Figure 7.

 Effect of GRIM-19 on the phosphorylation of STAT3 in U251MG and U87MG cells. (a) Western blot analysis of GRIM-19, STAT3, and PTyr(705)-STAT3 levels were examined in the indicated cell lines. (b) Effect of GRIM-19 on STAT3 nuclear translocation. U87MG cells were transfected with control vector, HA-GRIM-19, and/or Flag-STAT3. Cytoplasmic and nuclear fractions were obtained after the cells were left untreated or induced with interleukin (IL)-6 for 15 min. The nuclear protein poly(ADP-ribose) polymerase (PARP) and β-actin were used as the nuclear and cytoplasmic markers, respectively.

GRIM-19 regulated STAT3 target genes in malignant glioma cells.  Knockdown of GRIM-19 in U251MG cells enhanced expression of a series of STAT3 target genes including Survivin, CyclinD1, BCl-XL, Bcl-2, Hif1-α, and MMP-9 at mRNA level. However, all of these genes decreased in U251MG cells with GRIM-19 knockdown followed by STAT3 siRNA, suggesting that additional depletion of STAT3 attenuates the effect of GRIM-19 depletion on the induction of STAT3 targeted genes (*< 0.05, **< 0.01; Figs 8,S3). Previous studies have shown that a combination of IFN-β and RA is a potent inducer for GRIM-19 expression in various cells.(10,20) It has also been reported that IL-6 promotes STAT3 activation in glioblastoma multiforme cells.(21) Indeed, many STAT3-dependent genes were significantly enhanced in cells treated with IL-6 compared with control cells. However, all of the genes tested were significantly reduced in glioma cells treated with IL-6 + IFN-β/RA compared with IL-6 alone (*< 0.05, **< 0.01; Figs 9,S4a). However, STAT3 remained unchanged in glioma cells regardless of IL-6 + IFN-β/RA or IL-6 treatment (Fig. 9a). Furthermore, STAT3 translocated into the nucleus after IL-6 stimulation in U251MG cells. However, the amount of nuclear STAT3 was reduced after treatment with IFN-β/RA (Fig. S4b, top panel, compare lanes 2 and 4), which was associated with a concomitant upregulation of endogenous GRIM-19 expression (Fig. S4b, bottom panel), suggesting a physiological role for GRIM-19 in the regulation of STAT3 nuclear localization. But the amount of nuclear STAT3 increased after treatment with IFN-β/RA + IL-6 followed by GRIM-19 siRNA (Fig. S4b, top panel, compare lanes 4 and 5), suggesting GRIM-19 depletion antagonizes the effect of IFN-β/RA.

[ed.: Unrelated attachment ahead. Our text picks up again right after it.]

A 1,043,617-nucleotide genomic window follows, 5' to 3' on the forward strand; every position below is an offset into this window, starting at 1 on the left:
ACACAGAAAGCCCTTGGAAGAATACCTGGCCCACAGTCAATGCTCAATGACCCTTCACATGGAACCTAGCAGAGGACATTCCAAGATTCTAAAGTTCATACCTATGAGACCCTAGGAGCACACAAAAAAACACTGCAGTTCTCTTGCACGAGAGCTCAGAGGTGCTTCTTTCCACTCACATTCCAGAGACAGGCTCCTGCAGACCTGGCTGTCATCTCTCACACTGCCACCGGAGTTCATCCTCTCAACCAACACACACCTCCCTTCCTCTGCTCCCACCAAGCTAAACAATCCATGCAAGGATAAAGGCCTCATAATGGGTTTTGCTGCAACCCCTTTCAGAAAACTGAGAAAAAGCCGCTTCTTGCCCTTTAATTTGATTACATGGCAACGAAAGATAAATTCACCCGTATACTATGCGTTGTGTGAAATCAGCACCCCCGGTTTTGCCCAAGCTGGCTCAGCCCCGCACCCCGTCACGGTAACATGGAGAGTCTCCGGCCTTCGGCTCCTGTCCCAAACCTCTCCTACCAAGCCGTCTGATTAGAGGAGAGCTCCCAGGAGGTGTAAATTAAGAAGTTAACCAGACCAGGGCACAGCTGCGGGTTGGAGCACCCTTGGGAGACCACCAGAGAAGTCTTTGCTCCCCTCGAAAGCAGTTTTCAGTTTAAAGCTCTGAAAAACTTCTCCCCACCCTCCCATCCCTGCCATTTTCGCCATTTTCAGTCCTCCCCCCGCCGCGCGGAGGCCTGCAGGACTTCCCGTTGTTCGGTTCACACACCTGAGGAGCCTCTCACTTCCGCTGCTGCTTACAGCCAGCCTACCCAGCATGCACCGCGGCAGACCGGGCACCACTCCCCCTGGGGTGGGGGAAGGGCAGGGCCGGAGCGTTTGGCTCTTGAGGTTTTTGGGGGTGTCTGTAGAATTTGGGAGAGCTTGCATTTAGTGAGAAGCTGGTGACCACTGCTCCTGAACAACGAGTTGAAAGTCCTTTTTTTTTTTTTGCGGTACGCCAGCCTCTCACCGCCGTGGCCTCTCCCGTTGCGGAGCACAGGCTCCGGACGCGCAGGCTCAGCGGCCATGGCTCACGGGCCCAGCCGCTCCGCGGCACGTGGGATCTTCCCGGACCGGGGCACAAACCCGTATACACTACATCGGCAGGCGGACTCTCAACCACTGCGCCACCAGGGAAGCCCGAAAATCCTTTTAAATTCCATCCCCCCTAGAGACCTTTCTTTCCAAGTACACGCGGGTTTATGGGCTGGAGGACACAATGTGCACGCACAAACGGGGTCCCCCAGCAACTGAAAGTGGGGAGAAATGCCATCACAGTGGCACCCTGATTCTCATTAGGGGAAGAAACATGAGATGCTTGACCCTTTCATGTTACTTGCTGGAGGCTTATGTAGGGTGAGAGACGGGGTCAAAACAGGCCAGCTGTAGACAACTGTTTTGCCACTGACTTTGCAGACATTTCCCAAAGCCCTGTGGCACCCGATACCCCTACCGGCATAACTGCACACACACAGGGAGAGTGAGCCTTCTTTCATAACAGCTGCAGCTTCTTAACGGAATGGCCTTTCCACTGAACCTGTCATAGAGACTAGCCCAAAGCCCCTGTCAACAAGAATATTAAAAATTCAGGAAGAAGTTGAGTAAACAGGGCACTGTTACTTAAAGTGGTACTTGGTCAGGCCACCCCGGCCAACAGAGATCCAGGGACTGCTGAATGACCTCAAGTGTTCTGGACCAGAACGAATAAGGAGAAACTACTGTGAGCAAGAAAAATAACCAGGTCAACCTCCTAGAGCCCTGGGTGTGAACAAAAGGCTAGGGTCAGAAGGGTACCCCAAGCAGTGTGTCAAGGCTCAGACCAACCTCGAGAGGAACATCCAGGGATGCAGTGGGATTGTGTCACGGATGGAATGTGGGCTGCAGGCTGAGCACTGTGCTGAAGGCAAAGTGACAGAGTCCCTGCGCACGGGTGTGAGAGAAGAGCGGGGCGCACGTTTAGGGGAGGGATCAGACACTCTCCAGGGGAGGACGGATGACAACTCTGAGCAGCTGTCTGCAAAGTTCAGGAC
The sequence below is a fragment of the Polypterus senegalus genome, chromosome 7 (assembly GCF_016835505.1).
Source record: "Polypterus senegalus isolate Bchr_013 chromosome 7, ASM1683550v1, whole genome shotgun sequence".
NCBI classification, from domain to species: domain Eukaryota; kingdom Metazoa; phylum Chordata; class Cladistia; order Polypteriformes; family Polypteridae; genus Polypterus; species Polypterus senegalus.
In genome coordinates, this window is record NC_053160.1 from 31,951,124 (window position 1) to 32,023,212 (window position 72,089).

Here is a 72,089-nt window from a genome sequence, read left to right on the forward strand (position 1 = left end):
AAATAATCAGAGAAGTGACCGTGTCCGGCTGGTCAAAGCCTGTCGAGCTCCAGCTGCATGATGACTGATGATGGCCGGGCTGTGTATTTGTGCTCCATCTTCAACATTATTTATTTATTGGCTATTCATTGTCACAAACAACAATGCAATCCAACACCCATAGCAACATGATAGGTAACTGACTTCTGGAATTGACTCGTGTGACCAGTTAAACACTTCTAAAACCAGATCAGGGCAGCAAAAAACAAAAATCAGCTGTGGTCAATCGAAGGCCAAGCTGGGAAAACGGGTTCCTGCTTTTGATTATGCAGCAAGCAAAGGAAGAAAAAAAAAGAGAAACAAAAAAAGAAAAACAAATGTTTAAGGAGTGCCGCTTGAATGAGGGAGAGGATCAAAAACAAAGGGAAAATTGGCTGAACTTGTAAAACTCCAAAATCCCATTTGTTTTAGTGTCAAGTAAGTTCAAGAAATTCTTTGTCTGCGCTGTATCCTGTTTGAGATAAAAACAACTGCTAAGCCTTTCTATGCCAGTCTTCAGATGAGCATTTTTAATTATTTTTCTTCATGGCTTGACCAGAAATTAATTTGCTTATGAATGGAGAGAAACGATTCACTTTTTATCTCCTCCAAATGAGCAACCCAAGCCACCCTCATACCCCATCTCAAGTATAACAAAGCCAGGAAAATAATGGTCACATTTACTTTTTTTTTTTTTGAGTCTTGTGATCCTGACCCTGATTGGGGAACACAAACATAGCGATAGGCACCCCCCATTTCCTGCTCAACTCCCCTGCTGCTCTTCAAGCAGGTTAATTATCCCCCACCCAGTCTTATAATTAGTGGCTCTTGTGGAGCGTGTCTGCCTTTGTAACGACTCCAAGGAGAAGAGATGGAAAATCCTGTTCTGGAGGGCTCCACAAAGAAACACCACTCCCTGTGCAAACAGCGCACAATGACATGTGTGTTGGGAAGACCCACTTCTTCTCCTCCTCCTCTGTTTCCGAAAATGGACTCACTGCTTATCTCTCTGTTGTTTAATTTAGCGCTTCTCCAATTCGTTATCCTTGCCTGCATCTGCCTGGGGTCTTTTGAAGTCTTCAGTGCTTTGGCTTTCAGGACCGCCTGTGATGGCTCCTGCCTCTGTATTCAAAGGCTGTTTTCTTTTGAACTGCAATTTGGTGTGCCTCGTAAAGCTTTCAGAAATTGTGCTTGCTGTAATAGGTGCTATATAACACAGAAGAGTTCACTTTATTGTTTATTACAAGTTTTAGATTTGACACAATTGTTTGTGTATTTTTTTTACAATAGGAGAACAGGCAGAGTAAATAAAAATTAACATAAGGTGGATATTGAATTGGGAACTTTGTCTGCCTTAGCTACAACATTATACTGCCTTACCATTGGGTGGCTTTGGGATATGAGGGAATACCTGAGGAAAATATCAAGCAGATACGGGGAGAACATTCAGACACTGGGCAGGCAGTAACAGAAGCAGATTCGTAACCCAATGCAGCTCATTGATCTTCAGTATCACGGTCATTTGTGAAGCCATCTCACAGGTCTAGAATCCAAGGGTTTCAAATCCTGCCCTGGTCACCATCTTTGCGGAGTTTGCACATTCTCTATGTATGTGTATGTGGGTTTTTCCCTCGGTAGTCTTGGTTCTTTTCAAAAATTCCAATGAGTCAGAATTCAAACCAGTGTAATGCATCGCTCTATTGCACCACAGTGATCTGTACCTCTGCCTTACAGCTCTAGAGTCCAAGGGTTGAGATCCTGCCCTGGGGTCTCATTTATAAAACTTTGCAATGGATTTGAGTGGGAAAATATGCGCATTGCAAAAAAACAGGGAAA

Figure 8.

 STAT3-targeted genes regulated by GRIM-19 in U251MG cells. (a,b) Relative mRNA levels of all STAT3-dependent genes including Survivin, cyclinD1, BCl-XL, Bcl-2, Hif1-α, and MMP-9 were significantly upregulated in GRIM-19 siRNA cells compared with control cells. However, all of these STAT3-dependent genes were evidently downregulated in GRIM-19 siRNA + STAT3 siRNA cells compared with GRIM-19 siRNA cells. *< 0.05; **P < 0.01.

Figure 9.

 STAT3-targeted genes controlled by endogenous GRIM-19 in U251MG cells. (a,b) U251MG cells were either left untreated or treated with β-interferon (IFN-β)/RA for 48 h followed by interleukin (IL)-6 induction for 15 min. Cells were collected and the lysates were carried out for RT-PCR. The relative mRNA levels of GRIM-19 (normalized to β-actin) in various groups are shown as histograms. Statistical analysis showed that many target genes of STAT3 tested were significantly decreased in cells induced by IL-6 + IFN-β/RA compared with IL-6 alone. *< 0.05; **< 0.01.

GRIM-19 regulates STAT3-independent target genes in malignant glioma cells. GADD153 expression was significantly downregulated and COX-2 expression was evidently upregulated in U251MG cells with GRIM-19 siRNA (*< 0.05; Figs 10a a,S5). Consistently, COX-2 expression was significantly downregulated and GADD153 expression was evidently upregulated in cells treated with IL-6 + IFN-β/RA compared with IL-6 alone (Figs 10b,S5b).

Figure 10.